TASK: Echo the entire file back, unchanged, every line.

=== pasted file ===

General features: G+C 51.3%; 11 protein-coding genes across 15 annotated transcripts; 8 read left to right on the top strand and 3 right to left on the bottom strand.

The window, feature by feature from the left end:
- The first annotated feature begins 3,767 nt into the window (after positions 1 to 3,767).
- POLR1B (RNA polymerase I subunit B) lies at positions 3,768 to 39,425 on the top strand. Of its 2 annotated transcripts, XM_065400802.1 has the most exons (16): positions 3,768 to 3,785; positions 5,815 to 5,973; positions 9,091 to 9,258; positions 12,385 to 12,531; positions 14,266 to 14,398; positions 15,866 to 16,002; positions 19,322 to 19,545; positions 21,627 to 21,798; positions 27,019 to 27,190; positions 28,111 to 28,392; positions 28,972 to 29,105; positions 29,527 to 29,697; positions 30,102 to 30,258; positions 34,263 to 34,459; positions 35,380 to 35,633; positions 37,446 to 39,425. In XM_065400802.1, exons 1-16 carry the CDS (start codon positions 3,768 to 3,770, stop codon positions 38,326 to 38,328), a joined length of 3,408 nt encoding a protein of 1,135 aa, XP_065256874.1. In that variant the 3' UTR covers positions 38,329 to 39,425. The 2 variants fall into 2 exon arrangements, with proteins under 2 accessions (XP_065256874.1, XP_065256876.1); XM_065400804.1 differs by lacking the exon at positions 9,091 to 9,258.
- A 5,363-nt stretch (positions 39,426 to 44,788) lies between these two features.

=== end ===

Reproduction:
General features: G+C 51.3%; 11 protein-coding genes across 15 annotated transcripts; 8 read left to right on the top strand and 3 right to left on the bottom strand.

The window, feature by feature from the left end:
- The first annotated feature begins 3,767 nt into the window (after positions 1 to 3,767).
- POLR1B (RNA polymerase I subunit B) lies at positions 3,768 to 39,425 on the top strand. Of its 2 annotated transcripts, XM_065400802.1 has the most exons (16): positions 3,768 to 3,785; positions 5,815 to 5,973; positions 9,091 to 9,258; positions 12,385 to 12,531; positions 14,266 to 14,398; positions 15,866 to 16,002; positions 19,322 to 19,545; positions 21,627 to 21,798; positions 27,019 to 27,190; positions 28,111 to 28,392; positions 28,972 to 29,105; positions 29,527 to 29,697; positions 30,102 to 30,258; positions 34,263 to 34,459; positions 35,380 to 35,633; positions 37,446 to 39,425. In XM_065400802.1, exons 1-16 carry the CDS (start codon positions 3,768 to 3,770, stop codon positions 38,326 to 38,328), a joined length of 3,408 nt encoding a protein of 1,135 aa, XP_065256874.1. In that variant the 3' UTR covers positions 38,329 to 39,425. The 2 variants fall into 2 exon arrangements, with proteins under 2 accessions (XP_065256874.1, XP_065256876.1); XM_065400804.1 differs by lacking the exon at positions 9,091 to 9,258.
- A 5,363-nt stretch (positions 39,426 to 44,788) lies between these two features.